By Matt Youngfrau
MONTICELLO August 14, 2001 For 184 days, Jack Tobin was held in a Russian prison for a crime he did not commit.
But on Saturday, the community of Monticello treated him like a hero returning from war, showering him with praises, handshakes and hugs during a celebration of his safe return.
Tobin, a Monticello native and Fulbright scholar, was convicted on a minor drug charge and sentenced to 37 months in a labor camp while studying in Russia. That sentence was subsequently reduced to a year. After serving time for six months, Tobin was paroled on August 3.
Tobin claimed he was innocent of the charges, saying he was asked to spy and refused. Government officials claim it was payback for the United States catching a Russian spy earlier this year.
Regardless, Tobin became a political prisoner, but he did not lose faith in his beliefs, his family, or his country. And those at home didnt lose faith in him either.
While Tobin was imprisoned, his mother, Alyce Van Etten of Monticello, and the village he grew up in did not give up hope. Yellow ribbons were put up in his honor. The local residents and businesspeople stated that the ribbons would stay up until Jack Tobin came home.
And on Saturday, Tobin did come home. A ceremony was held in his honor to cut down the last ribbon in Monticello in front of the Lawrence Cooke Courthouse. Over 100 people turned out to welcome Tobin, and among them were legislators, Thompson and Monticello board members, county officials, family, friends, and well wishers.
"It has been a long, hard journey," remarked United States Congressman Benjamin Gilman. "I applaud Jack and the way he handled himself. He handled himself with honor, esteem, and dignity. Welcome home, and long may you stay."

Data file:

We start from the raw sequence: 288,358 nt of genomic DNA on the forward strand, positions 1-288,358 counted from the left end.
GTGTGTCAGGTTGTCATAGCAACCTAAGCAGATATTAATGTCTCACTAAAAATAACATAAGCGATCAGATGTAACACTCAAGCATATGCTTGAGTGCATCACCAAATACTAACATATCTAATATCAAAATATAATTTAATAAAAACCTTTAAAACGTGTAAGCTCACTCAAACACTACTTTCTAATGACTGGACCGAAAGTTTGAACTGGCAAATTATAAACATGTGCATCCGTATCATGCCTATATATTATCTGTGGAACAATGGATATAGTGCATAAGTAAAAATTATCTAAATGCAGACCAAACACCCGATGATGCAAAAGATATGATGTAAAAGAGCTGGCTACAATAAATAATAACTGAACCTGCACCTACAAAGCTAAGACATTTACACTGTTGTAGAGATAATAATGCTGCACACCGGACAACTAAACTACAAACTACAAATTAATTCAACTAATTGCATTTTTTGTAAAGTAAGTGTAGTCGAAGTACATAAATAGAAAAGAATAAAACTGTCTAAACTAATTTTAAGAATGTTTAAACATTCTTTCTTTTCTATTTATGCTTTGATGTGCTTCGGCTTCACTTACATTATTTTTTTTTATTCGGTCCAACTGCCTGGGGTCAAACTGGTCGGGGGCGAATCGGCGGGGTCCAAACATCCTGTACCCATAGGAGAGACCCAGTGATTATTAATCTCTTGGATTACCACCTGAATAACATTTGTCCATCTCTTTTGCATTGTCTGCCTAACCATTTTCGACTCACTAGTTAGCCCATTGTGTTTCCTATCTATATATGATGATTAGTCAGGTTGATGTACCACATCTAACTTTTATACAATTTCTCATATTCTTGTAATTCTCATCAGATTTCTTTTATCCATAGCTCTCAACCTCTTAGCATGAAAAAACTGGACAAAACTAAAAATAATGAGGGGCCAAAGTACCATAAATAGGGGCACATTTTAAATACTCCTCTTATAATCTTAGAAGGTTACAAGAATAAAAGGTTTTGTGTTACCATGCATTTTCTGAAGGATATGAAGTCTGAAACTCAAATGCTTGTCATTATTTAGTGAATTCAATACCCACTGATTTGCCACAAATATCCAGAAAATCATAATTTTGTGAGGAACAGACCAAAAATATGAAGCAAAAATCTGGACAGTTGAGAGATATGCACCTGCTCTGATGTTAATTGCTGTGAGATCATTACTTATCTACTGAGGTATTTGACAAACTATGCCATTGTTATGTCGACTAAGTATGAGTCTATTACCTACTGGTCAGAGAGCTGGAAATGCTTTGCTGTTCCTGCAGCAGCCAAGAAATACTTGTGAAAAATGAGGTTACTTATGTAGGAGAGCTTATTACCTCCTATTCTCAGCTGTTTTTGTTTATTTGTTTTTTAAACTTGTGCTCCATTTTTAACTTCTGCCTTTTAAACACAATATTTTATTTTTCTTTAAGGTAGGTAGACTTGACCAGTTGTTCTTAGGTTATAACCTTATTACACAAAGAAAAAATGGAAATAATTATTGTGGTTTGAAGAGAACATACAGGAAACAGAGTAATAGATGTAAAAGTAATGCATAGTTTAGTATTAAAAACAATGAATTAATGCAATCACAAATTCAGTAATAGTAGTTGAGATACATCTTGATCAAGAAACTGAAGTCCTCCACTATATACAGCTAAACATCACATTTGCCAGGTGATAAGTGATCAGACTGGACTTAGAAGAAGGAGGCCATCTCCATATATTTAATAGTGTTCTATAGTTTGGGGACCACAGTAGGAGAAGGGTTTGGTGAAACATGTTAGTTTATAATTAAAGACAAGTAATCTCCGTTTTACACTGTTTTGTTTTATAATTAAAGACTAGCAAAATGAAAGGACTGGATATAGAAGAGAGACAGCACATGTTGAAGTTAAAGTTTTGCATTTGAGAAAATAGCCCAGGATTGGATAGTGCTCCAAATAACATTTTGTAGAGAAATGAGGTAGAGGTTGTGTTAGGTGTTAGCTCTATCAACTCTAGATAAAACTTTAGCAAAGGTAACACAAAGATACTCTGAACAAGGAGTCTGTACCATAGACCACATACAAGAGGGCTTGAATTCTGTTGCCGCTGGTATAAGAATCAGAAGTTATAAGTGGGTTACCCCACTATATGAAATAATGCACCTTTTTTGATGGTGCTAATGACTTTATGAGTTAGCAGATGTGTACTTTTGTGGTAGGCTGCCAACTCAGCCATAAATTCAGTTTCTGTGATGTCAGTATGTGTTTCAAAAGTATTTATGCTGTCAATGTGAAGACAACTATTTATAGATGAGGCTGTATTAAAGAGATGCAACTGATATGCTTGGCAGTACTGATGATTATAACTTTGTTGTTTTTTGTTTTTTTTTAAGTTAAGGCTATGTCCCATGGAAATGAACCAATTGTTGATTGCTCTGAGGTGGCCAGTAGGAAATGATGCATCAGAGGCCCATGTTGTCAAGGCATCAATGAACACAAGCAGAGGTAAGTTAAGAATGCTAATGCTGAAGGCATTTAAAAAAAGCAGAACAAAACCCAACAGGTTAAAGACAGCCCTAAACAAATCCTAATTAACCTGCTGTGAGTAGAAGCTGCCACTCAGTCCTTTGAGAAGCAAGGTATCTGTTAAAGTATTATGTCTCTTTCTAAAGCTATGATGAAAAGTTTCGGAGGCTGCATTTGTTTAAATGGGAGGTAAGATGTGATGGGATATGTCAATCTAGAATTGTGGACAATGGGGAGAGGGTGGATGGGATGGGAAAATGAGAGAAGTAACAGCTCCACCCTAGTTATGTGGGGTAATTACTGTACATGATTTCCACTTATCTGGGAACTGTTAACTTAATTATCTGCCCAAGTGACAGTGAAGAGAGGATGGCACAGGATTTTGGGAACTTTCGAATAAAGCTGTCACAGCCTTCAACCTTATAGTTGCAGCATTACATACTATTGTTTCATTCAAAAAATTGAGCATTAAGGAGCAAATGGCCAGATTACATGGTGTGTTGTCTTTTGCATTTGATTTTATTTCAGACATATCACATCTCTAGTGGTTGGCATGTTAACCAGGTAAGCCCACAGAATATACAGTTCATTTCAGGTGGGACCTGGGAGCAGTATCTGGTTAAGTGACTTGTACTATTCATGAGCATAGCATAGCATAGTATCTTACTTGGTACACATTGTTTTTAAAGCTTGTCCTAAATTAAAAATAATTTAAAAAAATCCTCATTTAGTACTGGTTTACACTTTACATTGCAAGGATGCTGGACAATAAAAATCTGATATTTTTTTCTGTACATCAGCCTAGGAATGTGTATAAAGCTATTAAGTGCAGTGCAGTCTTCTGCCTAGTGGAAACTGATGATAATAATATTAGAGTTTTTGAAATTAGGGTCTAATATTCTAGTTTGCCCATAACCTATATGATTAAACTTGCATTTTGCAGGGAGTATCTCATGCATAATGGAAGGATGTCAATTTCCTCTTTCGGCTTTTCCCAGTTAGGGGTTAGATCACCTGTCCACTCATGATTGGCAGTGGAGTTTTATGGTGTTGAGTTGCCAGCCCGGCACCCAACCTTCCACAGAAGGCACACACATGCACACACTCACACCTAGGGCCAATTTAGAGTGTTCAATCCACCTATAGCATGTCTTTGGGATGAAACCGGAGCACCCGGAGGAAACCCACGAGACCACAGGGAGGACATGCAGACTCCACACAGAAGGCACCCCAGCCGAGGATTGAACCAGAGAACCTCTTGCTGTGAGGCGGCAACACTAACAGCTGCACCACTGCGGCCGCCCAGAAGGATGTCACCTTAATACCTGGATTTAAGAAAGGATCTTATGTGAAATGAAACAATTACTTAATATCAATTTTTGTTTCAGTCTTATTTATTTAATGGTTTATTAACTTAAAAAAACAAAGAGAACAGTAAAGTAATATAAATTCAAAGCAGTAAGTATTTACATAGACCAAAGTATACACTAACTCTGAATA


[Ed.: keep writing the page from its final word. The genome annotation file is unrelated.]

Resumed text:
"I am pleased and proud to have Jack back home," said United States Congressman Maurice Hinchey. "You conducted yourself in a magnificent way. I am proud and happy that you are home safe and sound."
Right after Tobin was incarcerated, Hinchey, Gilman, and a Connecticut congressman worked to get Tobin released, writing letters and making phone calls to the Russian embassy. Many of their colleagues signed that letter to get Tobin released. In fact, after Tobin was released, United States President George W. Bush personally contacted Van Etten to tell her that her son was coming home.
"Today, I cry tears of joy," Alyce Van Etten told the crowd. "I thank all who prayed. I thank my family and my husband, Jan. It will never be forgotten. I am proud to call Monticello and Sullivan County home."
"It is great to be back," said Tobin, who plans to write a book about his experiences. "The toughest part was that my parents were in the dark over my condition. I was unaware of all the support. I am grateful. I am proud to be raised here. It is great to be home."
With that, Tobin and his family cut down the last yellow ribbon.